The New Asia
Current global health and economic crises mark another inflection point for a rapidly transforming Asia, which is characterized by the rise of a more geographically expansive, multi-polar, and polycentric regional order. This new Asian order breaks with previous predictions of Sino-centric regional development in important ways. However, it is also an order in which the United States will become a less pivotal, if still potent, player.
Security in the Asia-Pacific: Japan’s Options Amid U.S.-Chinese Tensions
Abstract The first arms control conference in history was held in Washington D.C. a hundred years ago. The Washington Naval Conference focused on the naval capabilities of major actors in […]
Pompeo’s Puzzling Side Trip
This article was authored by ISDP’s Associated Research Fellow, Ramses Amer, and Li Jianwei, Director and Research Fellow at the National Institute for South China Sea Studies. U.S. Secretary of […]
Taiwan-Paraguay Relations: Convergent Trajectories
Abstract Paraguay’s ongoing diplomatic recognition of Taiwan rests upon a common historical foundation and reflects a parallel trajectory. Successive regimes have maintained diplomatic relations even as the external environment has […]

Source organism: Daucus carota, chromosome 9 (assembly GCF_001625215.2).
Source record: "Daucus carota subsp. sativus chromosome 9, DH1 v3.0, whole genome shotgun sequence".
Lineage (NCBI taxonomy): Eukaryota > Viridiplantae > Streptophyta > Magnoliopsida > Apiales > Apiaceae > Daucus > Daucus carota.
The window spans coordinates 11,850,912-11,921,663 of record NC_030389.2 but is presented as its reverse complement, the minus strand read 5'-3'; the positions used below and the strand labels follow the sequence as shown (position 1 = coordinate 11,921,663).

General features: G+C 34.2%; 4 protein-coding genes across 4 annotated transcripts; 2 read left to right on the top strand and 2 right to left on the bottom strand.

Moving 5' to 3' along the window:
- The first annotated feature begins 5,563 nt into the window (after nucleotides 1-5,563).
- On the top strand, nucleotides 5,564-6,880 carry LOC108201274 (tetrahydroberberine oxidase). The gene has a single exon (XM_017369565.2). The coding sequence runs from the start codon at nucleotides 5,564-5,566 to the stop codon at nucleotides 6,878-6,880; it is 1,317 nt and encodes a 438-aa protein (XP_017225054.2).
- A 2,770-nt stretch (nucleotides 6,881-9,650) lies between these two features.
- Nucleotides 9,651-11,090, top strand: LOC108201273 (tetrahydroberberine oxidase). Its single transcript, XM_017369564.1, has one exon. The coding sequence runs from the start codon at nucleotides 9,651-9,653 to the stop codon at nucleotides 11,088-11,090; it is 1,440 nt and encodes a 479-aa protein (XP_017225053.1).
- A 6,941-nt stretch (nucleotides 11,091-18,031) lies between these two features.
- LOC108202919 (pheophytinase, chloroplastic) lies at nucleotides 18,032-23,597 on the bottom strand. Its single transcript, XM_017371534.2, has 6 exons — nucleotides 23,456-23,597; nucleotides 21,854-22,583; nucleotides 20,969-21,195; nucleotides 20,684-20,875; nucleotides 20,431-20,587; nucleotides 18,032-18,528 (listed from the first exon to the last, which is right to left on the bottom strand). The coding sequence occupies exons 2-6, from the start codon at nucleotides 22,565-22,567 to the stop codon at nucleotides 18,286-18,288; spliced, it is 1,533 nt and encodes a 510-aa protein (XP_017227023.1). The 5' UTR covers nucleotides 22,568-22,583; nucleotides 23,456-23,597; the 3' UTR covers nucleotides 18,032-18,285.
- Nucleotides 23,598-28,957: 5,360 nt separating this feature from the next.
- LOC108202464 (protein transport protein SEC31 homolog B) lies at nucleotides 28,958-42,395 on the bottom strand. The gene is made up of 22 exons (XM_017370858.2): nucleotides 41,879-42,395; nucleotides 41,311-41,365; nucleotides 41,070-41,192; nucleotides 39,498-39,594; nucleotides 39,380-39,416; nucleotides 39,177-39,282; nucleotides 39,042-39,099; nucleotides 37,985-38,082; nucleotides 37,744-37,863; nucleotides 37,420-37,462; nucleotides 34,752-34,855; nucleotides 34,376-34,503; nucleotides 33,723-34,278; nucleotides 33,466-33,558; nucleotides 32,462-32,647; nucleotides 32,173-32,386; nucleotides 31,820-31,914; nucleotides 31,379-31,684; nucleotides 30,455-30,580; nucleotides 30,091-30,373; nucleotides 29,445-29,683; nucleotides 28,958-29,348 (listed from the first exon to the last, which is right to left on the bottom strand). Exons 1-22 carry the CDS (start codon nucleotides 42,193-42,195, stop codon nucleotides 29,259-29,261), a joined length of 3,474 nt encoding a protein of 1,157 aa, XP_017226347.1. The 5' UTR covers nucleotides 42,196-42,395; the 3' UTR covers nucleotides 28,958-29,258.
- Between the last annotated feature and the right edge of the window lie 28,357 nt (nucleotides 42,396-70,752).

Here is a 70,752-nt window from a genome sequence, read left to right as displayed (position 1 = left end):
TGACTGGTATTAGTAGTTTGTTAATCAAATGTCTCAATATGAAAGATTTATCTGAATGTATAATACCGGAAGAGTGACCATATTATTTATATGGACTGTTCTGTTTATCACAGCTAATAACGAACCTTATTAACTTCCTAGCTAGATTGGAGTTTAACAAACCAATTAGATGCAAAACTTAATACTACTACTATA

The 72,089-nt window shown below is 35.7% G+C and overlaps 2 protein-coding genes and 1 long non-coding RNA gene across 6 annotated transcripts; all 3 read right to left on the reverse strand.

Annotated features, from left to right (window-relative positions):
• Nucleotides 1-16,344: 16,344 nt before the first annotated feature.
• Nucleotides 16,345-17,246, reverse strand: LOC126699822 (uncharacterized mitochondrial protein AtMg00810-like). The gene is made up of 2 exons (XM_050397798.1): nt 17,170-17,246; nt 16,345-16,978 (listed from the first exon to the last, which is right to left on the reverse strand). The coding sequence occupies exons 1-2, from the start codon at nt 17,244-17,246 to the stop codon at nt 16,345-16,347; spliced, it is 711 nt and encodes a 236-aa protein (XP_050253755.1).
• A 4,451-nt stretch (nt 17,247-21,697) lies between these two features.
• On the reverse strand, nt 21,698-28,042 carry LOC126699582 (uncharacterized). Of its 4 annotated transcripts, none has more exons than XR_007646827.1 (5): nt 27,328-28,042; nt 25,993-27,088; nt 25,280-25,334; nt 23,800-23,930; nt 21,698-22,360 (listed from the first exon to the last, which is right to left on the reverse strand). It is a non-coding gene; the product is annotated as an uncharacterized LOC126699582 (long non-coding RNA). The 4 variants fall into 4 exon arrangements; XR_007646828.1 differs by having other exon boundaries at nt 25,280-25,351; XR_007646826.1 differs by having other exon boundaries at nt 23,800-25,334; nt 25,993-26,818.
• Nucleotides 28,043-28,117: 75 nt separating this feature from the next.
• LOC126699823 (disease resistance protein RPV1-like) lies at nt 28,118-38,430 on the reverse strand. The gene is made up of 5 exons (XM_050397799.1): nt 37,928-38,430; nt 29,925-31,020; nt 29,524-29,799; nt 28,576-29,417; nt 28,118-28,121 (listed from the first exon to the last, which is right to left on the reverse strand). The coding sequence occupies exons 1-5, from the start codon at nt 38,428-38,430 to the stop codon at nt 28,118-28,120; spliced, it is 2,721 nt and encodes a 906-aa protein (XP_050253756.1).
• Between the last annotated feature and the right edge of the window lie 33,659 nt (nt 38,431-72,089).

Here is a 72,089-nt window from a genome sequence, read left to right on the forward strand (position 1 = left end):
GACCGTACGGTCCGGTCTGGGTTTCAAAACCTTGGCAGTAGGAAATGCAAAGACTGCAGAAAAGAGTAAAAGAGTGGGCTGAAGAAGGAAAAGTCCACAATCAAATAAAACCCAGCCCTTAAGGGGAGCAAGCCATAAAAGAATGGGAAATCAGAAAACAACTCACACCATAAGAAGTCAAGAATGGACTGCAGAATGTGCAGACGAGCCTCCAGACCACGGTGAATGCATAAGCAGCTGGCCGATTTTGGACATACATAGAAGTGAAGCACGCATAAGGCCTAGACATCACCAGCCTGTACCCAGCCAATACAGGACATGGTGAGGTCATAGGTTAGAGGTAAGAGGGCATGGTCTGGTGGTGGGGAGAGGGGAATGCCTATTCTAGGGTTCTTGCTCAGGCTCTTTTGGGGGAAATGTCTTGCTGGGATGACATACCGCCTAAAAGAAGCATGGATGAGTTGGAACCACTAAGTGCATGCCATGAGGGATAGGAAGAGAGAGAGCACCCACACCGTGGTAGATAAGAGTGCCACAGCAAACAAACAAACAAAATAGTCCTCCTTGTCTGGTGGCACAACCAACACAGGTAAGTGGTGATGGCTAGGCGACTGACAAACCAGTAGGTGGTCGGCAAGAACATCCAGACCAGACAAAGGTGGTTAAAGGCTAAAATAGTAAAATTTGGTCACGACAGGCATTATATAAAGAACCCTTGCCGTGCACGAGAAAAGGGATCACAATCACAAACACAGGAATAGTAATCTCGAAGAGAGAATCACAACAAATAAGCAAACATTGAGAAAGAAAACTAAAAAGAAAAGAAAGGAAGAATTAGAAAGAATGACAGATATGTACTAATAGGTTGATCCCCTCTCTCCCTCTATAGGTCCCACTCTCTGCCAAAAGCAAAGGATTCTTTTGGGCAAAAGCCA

Another Fishing Incident. Now What?
Link to originally published article On the early morning of April 2, a Vietnam-flagged fishing boat was spotted by a China Coast Guard vessel in the vicinity of the Paracel […]
China’s Evolving North Korea Policy
The Center would like to acknowledge that this publication was generously supported by the Korea Foundation. Introduction* It would seem common sense that China’s policies seldom change due to its […]
Economic Dreams and Geopolitical Realities: How will the India-China-Russian Dynamic Unfold in Greater Central Asia?
Since the collapse of the Soviet Union, Greater Central Asia (GCA) has undertaken various efforts to reshape the political and economic landscape of Asia. This has driven a process by […]